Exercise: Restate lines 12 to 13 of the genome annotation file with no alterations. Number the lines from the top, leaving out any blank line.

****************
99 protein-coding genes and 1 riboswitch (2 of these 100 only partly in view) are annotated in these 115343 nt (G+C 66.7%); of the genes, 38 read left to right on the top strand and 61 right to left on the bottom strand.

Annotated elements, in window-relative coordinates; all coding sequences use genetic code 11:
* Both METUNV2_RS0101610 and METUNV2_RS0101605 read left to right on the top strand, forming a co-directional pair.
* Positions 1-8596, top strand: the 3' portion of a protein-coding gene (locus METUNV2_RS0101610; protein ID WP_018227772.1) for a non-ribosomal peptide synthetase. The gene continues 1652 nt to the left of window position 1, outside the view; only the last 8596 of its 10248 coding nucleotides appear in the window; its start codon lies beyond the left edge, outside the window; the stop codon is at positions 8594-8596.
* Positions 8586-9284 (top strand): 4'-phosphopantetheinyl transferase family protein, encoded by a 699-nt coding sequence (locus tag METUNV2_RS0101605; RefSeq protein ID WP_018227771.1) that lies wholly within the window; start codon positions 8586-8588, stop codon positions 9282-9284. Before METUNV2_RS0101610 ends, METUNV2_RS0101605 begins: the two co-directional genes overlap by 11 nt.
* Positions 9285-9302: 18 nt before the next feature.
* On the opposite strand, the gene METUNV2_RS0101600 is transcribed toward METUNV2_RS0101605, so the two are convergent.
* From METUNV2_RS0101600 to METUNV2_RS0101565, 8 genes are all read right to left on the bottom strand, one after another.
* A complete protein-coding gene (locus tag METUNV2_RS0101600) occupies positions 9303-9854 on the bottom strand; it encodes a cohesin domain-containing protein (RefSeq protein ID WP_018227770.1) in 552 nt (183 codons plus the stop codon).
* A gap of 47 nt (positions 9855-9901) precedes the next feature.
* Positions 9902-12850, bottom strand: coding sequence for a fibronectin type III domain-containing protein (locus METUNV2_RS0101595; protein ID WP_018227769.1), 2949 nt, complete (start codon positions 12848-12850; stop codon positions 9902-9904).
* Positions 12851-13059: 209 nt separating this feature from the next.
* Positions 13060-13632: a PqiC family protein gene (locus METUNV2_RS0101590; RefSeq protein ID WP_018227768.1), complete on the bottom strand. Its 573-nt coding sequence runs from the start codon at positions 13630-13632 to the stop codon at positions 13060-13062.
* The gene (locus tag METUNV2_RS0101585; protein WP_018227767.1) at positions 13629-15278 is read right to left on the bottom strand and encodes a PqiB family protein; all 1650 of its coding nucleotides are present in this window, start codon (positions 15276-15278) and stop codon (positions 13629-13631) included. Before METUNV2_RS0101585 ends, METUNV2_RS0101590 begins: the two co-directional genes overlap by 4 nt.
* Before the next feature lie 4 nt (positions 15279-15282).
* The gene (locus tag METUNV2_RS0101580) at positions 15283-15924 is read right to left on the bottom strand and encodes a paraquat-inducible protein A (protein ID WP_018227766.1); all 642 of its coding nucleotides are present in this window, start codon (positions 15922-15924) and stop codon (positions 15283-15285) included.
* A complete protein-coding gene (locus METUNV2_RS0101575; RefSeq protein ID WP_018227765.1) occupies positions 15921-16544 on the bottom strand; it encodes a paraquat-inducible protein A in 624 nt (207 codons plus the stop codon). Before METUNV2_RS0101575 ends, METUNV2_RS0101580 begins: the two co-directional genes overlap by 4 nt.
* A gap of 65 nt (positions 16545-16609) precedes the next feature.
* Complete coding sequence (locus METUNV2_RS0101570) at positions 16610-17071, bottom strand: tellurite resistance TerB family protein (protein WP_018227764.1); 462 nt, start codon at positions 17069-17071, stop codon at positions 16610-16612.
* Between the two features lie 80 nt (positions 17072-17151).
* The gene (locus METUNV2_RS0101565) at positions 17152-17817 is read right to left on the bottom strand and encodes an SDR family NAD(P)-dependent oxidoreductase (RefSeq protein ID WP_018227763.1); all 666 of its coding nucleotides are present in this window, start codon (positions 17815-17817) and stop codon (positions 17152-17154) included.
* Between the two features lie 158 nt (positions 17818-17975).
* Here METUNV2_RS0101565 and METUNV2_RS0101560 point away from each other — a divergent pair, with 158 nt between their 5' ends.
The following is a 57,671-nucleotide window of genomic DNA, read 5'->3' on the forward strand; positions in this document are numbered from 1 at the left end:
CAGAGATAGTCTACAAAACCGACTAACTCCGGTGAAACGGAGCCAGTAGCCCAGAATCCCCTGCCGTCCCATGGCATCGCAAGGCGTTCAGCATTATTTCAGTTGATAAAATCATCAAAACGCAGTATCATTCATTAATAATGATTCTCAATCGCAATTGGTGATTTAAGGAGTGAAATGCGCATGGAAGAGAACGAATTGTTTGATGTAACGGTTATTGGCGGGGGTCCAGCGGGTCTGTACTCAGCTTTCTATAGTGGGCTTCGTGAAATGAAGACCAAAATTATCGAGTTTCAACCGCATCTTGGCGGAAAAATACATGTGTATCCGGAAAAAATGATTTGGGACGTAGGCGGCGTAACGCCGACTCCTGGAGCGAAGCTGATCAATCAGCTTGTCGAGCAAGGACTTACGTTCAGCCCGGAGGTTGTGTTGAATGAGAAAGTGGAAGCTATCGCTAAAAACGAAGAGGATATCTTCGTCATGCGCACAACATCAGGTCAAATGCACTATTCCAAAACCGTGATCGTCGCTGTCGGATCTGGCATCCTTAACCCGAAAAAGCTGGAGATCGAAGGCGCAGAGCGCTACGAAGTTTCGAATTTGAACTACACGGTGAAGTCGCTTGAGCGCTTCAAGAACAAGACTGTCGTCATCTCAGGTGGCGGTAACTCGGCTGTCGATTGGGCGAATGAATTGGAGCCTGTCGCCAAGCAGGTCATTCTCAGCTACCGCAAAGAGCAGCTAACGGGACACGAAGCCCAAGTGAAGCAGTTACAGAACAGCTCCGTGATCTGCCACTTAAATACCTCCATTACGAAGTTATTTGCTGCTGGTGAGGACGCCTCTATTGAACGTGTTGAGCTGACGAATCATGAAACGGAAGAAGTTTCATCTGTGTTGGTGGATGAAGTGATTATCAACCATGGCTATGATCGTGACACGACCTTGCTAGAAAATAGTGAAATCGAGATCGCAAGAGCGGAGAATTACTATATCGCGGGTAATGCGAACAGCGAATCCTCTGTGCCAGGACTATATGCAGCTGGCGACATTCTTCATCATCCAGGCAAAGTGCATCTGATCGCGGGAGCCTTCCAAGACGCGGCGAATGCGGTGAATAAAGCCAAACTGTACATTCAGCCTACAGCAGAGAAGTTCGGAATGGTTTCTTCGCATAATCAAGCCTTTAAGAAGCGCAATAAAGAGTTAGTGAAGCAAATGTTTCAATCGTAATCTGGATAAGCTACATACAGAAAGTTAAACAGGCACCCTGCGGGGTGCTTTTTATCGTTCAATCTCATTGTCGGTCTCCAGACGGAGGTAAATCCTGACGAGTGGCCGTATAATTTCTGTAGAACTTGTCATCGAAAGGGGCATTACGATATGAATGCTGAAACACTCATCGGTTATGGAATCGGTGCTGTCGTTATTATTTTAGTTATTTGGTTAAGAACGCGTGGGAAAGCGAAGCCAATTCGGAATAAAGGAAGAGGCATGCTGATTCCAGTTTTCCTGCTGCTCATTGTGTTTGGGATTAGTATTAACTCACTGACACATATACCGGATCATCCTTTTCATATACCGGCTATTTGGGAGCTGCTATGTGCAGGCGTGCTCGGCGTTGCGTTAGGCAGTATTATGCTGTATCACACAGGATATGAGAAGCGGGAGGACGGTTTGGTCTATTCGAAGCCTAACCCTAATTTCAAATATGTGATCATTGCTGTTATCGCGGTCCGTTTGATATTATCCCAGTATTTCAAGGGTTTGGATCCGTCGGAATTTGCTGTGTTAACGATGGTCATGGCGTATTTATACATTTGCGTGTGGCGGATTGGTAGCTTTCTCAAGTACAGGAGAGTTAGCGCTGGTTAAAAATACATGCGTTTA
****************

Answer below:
* Positions 12851-13059: 209 nt separating this feature from the next.
* Positions 13060-13632: a PqiC family protein gene (locus METUNV2_RS0101590; RefSeq protein ID WP_018227768.1), complete on the bottom strand. Its 573-nt coding sequence runs from the start codon at positions 13630-13632 to the stop codon at positions 13060-13062.